Graceful Giving — and Receiving
Conflict brings to mind so many emotions, most of them negative. But it doesn’t have to be that way. Changing the way you look at conflict will change the outcome, which was a point captured by an astute group I recently had the pleasure of working with.
In a workshop this past weekend with The Sustainability Project, their Board and key volunteers were exploring ways to further develop their team. You may recall that TSP was one of the two winners I announced for the Graceful Giving program and I’ve been excited for this day since my very first call with them. Their mission resonates deeply with me and their commitment to it is evident.
The Sustainability Project was founded in March of 2000. They are a nonprofit educational organization that promotes a love of nature, environmental stewardship, caring communities and ways of living that deepen our understanding of the interconnected web of life.
The physical heart of The Sustainability Project (TSP) can be found at the Emerson Brook Forest Outdoor Education Center in Gilsum, NH. The center functions as a learning laboratory for edible forest gardening, permaculture design and sustainable community practices. The list of programming that TSP supports is long and diverse.
In their Graceful Giving application, TSP expressed a desire to strengthen their communication and organizational skills during a time of renewal and expansion. The Graceful Giving prize was a workshop built on the program called “Five Behaviors of a Cohesive Team.” The goal of the program is to explore how each of the five behaviors currently plays out on a team and identify what could change to help the team work at a higher level. Mastering these behaviors will absolutely improve communication and organizational skills and TSP moved the needle in just one day!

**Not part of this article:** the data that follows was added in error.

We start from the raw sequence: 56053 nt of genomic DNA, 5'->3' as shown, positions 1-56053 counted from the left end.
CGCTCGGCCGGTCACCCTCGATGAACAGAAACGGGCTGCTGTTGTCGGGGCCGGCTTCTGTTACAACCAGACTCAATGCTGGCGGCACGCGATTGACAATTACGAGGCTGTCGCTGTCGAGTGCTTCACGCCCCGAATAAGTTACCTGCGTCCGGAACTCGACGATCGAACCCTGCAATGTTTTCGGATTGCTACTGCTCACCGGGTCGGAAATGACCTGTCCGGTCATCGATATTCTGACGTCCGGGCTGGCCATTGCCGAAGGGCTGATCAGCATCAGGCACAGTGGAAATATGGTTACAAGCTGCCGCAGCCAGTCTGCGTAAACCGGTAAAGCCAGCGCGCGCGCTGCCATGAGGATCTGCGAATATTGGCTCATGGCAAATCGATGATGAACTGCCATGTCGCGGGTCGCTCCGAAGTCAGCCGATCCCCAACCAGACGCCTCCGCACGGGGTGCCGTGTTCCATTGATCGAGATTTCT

These impressive folks were thoughtful and supportive of each other. They openly offered candid feedback about their own strengths and development areas (we all have them!!). As we progressed through discussion of the five behaviors, they acknowledged how challenging it can be to address conflict, in large part because of their close-knit relationships. Conflict is one of the behaviors that Lencioni says is necessary for a high performing team and it is something that many people struggle with.
At The Sustainability Project, everyone on the team truly likes each other, indeed they are a family tied together whether actually related or not. So bringing up an issue feels unkind and uncomfortable to them. But even when we have very close, meaningful relationships, we are going to have conflict. The magic happens when we figure out to work through it productively.
Avoiding or discounting the opportunity to address conflict doesn’t make it go away. As we explored the ramifications of not addressing an issue, even something small, they came to a new realization. Rather than feeling like conflict could harm, they now saw it as a way for growth.
By giving someone honest feedback, for example, conflict allows a person to improve, develop, and/or become more aware of what is needed. This brings out the best–for the person and the organization. One participant spontaneously captured the essence perfectly when she remarked, “It’s Graceful Giving and Receiving.”
The Graceful Giving workshop had lived up to its name, and more! We accomplished a lot that day as we worked through each of the five behaviors needed for strong teams. They have already reported back and are putting into practice the action items they identified as important to them.